Eating Healthy at the Airport Survival Guide

Air travel can make eating healthy a bit trickier but with a little thought and some planning, you can still eat well and stick to your goals.

We all know airports aren’t typically the best places for eating. To my knowledge, you won’t find a Whole Foods or Trader Joe's in an airport. Once past security, you will find a lot of fast food restaurants, coffee shops and convenience stores stocked with candy bars. However, if you’re willing to plan ahead or search you can eat food that fits your needs while waiting on your flight.

Here are a few tips to you help eat healthy at the airport.


1. Shop for food before your flight

I keep saying “planning and preparation” because they are so crucial to success. If you know you’re flight is coming up, buy food for the airport and flight ahead of time. Before the day of your flight, go to the grocery store and pick up food items to bring with you to the airport so you can eat healthy. You’ll also save money considering the markup in price once you’re at the airport.

You can bring easy, snack-type items or prepare full meals packed in a cooler with frozen ice packs (must be completely frozen). Tuck all these foods away in your carry-on or bring a small cooler as your personal item. Due to security, liquids, gels or liquid-like foods (salad dressings, dips, and purees) are a no go above a certain size but there are still plenty of foods you can bring through to the gate.

Here’s the TSA website with a list of foods you can bring and their requirements

Here are some snacks that I recommend that will make it past airport security:


  • Tuna Pouches

  • Grilled Chicken Breast

  • Deli Meat

  • Protein powder (mix it later once you get through security) *security can get extra suspicious about powders so if you’re running late, leave these behind or in your checked baggage.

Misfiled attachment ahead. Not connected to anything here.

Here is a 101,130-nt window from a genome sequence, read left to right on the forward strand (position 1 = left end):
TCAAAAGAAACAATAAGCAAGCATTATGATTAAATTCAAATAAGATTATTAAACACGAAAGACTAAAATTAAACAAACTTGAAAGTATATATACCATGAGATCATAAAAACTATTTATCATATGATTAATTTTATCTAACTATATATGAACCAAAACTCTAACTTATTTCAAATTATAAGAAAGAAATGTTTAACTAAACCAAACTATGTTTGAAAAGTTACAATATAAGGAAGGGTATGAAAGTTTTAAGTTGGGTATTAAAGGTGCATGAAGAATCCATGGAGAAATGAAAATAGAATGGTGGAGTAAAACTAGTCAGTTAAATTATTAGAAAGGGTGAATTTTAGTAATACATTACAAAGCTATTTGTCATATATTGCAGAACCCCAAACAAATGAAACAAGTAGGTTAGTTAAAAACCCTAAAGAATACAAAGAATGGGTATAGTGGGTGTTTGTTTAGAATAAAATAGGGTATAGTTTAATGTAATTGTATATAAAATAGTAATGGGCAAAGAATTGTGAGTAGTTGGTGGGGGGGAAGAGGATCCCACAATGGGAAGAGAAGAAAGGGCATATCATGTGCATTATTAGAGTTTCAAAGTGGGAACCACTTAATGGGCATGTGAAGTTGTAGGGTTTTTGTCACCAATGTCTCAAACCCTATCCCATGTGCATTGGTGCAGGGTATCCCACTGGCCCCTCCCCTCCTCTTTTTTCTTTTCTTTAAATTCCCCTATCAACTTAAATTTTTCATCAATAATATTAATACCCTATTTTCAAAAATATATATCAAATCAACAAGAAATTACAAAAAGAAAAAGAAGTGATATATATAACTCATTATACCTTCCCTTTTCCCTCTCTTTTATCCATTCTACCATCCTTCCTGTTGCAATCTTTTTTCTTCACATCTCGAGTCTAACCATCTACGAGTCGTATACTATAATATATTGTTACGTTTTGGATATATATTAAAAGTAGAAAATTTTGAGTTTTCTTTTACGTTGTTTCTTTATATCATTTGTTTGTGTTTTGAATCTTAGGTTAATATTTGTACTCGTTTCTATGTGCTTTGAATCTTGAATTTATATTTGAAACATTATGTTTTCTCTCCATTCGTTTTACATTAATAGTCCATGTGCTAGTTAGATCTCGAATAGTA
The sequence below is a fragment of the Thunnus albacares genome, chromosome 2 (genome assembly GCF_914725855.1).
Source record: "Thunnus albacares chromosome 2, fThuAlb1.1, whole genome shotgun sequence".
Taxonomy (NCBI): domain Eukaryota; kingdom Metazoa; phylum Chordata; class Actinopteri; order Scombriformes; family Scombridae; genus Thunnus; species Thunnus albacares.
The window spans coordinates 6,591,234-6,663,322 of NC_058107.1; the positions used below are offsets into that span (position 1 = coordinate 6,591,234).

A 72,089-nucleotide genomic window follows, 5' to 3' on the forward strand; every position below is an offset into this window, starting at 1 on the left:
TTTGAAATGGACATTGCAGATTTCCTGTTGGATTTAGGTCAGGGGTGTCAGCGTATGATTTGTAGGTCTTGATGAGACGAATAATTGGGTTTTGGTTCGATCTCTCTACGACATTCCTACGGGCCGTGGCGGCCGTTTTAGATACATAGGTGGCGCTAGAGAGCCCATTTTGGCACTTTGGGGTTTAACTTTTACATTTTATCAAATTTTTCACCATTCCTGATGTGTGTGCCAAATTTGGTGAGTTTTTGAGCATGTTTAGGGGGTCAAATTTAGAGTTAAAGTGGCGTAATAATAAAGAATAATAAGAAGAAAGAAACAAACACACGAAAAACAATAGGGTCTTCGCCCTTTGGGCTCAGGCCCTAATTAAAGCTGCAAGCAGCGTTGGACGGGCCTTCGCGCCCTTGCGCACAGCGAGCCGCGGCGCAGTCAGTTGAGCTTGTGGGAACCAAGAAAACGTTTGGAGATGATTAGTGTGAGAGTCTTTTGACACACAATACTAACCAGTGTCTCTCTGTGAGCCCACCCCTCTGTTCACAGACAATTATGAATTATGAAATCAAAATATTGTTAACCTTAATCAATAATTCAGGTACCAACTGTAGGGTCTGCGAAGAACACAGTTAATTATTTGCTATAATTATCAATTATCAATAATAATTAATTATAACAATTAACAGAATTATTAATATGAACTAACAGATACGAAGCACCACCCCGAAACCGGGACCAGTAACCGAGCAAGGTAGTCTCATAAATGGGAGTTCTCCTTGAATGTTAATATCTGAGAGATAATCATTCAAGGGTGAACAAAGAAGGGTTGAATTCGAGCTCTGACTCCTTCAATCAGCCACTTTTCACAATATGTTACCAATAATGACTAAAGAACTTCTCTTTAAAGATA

• Protein Bars (example: Rx Bars, Epic Bars)

  • Hard Boiled Eggs

  • Jerky


  • Cut up raw veggies (carrots, cucumber, tomato, peppers)

  • Fresh whole fruit (bananas, grapes, apples, oranges, pears, berries and etc)

  • Dried Fruit

  • Whole Wheat Sliced Bread or bagels for sandwiches

  • Single Serving Oatmeal packs or cups (ask for hot water and an extra cup on the plane or at a Starbucks/coffee shop in the terminal)


  • Nuts (almonds, pistacios, cashews, walnuts, pecans)

  • Dark Chocolate

  • Hard Cheeses or String Cheese

  • Guacamole mini packs (I like Wholly Guacamole)

  • Seeds (sunflower seeds, pumpkin seeds)

Grab a few of these items from each category before you leave for the airport and you can have yourself a nutritious, balanced meal and save yourself some money too.

A little preparation can go a long way!

A little preparation can go a long way!

Important note: If you bring your own food, be prepared to take it out of your carry on luggage. More than likely, TSA will want to take a closer look if things look weird or you’ve wrapped anything yourself. If you bring your own food to the terminal, get to airport a couple of hours before your flight to make sure you have enough time to get to the gate.


2. Make your food travel-friendly the night before your flight.

  • Get some meal prep containers or use ziploc bags to hold your foods.

  • Cut up veggies and fruits to make them smaller and more portable.

  • Make sandwiches with your deli meats, cheeses, and lettuce

  • Make salads ahead of time. If you need dressing, bring a lemon to squeeze and grab some salt and pepper from any food court or get a salad dressing pack from a grab-n-go stand.

As you prepare your food, make sure to portion out your servings because it’ll be easier to control your food intake. This is far superior to buying something at an airport stand or fast-food place and having no clue how much or what you’re eating. Even if the food has a nutrition label, I’ve seen some grossly exaggerated numbers on those airport stand sandwiches and salads. Plus many snack foods found in convenience stores contain MULTIPLE servings, so unless you’re planning on eating an entire bag of trail mix, you’d do well to prepare and portion your own food before you get to the airport.

3. Make smart restaurant choices